Now, I'll be honest with you: at this point most people give up and resort to their phones. And it's okay, I get it. That's what happens when you keep your tools exactly like you want them to be and suddenly you are asked to share. But most people tend to blame Linux for it, which I think it's unfair - if anything, I'd like to see Windows offer even half the flexibility to do things my way.
Now, let's talk about that WiFi password. But first, one question: do you know how to type the "¿" symbol on your keyboard?
Inspired by this article
Have you heard of Parler? In case you
haven't, Parler is (was?) a social network for
racists the alt-right that
gained notoriety this week. Having allegedly been used to coordinate the
storming of the U.S. Capitol, its app was removed from both the Google Play
Store and the Apple Store and then pulled from Amazon AWS
the next day. With no hosting and no app, Parler has been effectively
killed by the tech giants.
The swift removal of Parler from the internet is the incident that, I hope, will bring together the right and the left under a common cause: that the internet should be considered a public utility and that Internet Service Providers (ISP) should be regulated as such.
A public utility is a service that everyone needs (think water and electricity) and where regulation is needed because the high cost of entry discourages competition (so-called natural monopolies). It has been argued that internet should be included in this list too - can you imagine your current daily life without internet? ISPs, on the other hand, are happy setting their own prices and policies, and have resisted for years efforts in this direction.
Parler was effectively removed from the internet by the tech giants under the argument that, as private companies, they have the right to refuse service to anyone they don't want to work with. But ISPs are private companies too, and therefore free to do the same to you - if your live in a country with no ISP regulation, your provider has a right to stop giving you internet access and tank your business with little repercussions.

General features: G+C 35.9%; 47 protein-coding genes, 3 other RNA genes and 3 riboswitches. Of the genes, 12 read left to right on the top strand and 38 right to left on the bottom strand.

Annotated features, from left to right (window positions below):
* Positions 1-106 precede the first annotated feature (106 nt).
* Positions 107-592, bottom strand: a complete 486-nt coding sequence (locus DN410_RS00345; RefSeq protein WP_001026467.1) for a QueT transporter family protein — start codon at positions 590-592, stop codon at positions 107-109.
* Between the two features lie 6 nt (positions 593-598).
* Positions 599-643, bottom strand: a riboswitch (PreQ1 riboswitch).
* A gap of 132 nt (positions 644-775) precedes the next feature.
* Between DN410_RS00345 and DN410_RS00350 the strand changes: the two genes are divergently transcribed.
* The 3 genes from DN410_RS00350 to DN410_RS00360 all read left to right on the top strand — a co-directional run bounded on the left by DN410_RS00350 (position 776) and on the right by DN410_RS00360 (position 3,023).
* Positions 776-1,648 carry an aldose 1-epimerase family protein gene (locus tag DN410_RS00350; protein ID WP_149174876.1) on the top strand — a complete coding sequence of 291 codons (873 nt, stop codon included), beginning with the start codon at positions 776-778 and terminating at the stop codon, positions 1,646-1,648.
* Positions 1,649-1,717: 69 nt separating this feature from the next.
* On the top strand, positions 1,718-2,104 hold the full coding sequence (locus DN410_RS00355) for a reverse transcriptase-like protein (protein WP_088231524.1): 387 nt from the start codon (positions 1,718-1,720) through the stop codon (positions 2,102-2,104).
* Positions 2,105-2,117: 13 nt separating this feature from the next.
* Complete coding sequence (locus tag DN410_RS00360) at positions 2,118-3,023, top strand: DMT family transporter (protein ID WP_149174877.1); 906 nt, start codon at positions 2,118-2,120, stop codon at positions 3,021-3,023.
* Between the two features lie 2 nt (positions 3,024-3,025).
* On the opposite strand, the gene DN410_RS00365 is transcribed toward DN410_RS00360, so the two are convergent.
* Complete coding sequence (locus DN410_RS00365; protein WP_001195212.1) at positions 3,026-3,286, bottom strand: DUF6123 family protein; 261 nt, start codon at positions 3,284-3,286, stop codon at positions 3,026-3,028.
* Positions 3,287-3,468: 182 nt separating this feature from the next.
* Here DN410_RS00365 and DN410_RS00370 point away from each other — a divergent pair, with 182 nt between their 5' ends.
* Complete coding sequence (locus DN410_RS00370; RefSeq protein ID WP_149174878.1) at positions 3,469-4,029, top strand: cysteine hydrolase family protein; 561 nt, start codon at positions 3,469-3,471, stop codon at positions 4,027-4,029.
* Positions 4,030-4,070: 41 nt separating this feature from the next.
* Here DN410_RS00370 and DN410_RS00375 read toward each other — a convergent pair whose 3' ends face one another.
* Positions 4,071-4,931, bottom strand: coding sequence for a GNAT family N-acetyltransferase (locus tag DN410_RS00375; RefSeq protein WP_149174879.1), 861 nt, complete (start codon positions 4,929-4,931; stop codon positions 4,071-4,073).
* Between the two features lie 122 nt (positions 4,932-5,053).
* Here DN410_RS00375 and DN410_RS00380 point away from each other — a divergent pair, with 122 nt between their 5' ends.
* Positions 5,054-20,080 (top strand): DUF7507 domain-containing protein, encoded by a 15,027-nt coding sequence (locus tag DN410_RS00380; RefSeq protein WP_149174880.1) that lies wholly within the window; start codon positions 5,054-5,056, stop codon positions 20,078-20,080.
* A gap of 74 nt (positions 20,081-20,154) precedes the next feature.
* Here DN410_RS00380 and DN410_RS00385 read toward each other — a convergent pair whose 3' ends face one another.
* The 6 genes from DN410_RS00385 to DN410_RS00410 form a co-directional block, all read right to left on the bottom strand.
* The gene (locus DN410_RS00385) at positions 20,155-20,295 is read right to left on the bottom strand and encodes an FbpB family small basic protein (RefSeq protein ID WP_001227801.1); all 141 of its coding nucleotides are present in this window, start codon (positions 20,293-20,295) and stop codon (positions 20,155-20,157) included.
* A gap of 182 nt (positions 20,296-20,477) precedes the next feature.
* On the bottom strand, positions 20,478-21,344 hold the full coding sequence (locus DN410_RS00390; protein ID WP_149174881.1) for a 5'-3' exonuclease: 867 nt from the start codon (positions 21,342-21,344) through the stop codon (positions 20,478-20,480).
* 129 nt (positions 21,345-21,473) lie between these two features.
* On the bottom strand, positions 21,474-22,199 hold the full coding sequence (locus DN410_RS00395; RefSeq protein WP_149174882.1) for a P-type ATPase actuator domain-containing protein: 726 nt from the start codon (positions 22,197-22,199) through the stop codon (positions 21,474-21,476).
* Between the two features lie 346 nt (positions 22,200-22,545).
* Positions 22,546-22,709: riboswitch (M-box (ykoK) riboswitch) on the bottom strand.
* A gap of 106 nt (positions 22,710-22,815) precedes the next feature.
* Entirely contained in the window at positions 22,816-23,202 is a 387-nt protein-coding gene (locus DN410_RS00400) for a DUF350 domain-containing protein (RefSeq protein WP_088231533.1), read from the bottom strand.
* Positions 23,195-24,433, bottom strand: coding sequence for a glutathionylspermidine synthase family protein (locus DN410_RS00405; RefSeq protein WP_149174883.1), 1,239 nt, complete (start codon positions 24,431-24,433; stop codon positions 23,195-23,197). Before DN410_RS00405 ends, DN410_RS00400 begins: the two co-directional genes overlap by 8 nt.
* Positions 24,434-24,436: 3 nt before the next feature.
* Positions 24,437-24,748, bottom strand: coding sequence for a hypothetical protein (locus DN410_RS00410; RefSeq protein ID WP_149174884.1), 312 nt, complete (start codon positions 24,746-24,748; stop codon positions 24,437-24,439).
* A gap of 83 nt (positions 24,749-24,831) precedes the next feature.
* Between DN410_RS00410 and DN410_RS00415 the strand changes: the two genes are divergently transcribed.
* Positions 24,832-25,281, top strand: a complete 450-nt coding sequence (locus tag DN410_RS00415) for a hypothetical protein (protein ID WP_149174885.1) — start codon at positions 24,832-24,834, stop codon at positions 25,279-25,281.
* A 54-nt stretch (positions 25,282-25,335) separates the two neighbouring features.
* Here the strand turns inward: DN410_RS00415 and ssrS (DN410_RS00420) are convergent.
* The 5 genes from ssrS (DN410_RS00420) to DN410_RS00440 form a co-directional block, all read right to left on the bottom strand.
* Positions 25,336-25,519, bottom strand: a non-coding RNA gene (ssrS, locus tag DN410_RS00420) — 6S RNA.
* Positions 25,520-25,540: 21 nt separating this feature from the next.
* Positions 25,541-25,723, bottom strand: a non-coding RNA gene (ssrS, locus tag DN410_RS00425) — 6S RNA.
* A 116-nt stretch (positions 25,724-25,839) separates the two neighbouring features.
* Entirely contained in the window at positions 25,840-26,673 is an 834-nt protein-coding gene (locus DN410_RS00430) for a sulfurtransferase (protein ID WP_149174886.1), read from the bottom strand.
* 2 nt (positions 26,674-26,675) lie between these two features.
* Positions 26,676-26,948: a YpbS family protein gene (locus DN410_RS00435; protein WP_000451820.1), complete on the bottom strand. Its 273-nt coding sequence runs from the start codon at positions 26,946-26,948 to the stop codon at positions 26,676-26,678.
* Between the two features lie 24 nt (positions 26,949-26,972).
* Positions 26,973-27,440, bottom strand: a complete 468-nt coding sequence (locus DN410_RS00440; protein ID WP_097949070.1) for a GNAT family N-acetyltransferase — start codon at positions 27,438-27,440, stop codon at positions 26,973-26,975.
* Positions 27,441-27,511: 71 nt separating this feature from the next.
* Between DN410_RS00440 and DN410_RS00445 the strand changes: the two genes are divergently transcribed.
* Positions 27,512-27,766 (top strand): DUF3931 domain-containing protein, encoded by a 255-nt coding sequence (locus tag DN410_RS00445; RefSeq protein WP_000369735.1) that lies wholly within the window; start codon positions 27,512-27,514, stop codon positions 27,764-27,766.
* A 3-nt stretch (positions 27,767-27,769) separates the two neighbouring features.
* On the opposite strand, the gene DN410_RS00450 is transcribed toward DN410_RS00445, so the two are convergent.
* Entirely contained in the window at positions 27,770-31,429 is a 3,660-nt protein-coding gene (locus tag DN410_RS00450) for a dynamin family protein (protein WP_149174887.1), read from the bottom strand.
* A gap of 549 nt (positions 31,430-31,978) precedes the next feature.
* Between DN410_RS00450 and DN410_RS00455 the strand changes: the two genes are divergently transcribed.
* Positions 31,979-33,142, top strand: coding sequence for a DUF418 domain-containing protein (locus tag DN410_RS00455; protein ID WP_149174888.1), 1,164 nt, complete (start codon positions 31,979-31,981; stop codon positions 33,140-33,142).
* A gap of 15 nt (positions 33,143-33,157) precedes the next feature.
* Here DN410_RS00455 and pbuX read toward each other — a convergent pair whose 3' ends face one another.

And here is where I hope both "the left" and "the right" will see that their interests overlap. The left should support ISP regulations (and net neutrality!) because they believe, as Germany and France put it, that free speech should be governed by law and not by tech giants. The right, on the other hand, should realize that they gave tech monopolies all the cards and that they are the only ones getting kicked out of their social media accounts. If the President of the United States himself can be banned from Twitter, Facebook, Snapchat and Youtube, then no one is safe.
You might have noticed that everyone I linked above talks about regulating Amazon, Google, and/or Apple. I, on the other hand, would suggest that we focus on ISPs instead for the following reasons.
First, because the internet parallels the history of the telephone almost perfectly: a communication technology that catches on and that, while not biologically required (unlike water and heating), plays a critical role for life in a society. And ISPs are not "like" the telephone companies, they are the telephone companies.
Second, because it makes sense that internet should be provided to everyone without discrimination: imagine a world in which your shower stops working because you said in public that you prefer bottled water, or where your telephone is disconnected because you bad-mouthed someone during a conversation.
And finally, because it's the last step down the technology chain at which you can still survive: there are alternatives to Amazon AWS, and if they won't have you then you could still plug your own server and keep going (ask the Pirate Bay). But if the only ISP in town denies you service, what are you going to do, move your family to the closest town? Ask people to send you letters?
So here's my proposal: make the internet a public utility and, in exchange, give ISPs immunity from what their customers do with it. Let's bring the internet into the 21st century.
 Leaving illegal discrimination aside, which doesn't seem to be the case here.